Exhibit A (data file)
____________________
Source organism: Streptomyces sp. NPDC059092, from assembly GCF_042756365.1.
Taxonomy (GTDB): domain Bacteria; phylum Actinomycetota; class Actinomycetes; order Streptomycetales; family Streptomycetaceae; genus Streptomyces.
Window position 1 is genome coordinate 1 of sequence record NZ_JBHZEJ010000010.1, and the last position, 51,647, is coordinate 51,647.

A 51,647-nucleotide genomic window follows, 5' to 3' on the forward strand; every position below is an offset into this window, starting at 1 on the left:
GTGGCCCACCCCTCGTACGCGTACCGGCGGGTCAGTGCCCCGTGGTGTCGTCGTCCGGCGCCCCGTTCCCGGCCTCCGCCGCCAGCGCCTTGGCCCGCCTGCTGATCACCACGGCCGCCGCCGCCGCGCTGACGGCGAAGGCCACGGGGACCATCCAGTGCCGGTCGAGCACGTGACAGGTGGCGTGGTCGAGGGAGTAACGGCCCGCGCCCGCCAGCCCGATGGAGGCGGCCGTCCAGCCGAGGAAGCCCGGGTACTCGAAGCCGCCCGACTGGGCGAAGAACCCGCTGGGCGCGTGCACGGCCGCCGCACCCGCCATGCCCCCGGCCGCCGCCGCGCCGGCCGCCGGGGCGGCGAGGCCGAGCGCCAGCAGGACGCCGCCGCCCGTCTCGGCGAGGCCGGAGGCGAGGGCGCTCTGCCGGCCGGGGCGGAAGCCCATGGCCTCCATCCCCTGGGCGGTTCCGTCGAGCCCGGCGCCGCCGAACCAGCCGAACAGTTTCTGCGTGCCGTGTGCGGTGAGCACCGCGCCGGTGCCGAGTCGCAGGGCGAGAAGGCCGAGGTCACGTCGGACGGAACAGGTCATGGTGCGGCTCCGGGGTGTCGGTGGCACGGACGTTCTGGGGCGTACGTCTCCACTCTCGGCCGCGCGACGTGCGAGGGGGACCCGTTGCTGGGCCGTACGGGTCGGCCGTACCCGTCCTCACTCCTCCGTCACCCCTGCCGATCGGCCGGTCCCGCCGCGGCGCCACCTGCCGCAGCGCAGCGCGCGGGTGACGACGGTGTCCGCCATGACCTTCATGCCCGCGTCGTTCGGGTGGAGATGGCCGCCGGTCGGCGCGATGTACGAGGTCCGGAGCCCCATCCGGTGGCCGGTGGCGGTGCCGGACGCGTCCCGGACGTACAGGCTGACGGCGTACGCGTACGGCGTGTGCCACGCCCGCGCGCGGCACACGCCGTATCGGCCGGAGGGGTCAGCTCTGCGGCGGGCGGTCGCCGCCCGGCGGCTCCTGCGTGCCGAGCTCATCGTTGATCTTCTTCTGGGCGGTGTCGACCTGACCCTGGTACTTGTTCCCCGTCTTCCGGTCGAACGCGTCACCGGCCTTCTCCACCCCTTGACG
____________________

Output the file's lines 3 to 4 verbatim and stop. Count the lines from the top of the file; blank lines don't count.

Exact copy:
Window position 1 is genome coordinate 1 of sequence record NZ_JBHZEJ010000010.1, and the last position, 51,647, is coordinate 51,647.

A 51,647-nucleotide genomic window follows, 5' to 3' on the forward strand; every position below is an offset into this window, starting at 1 on the left: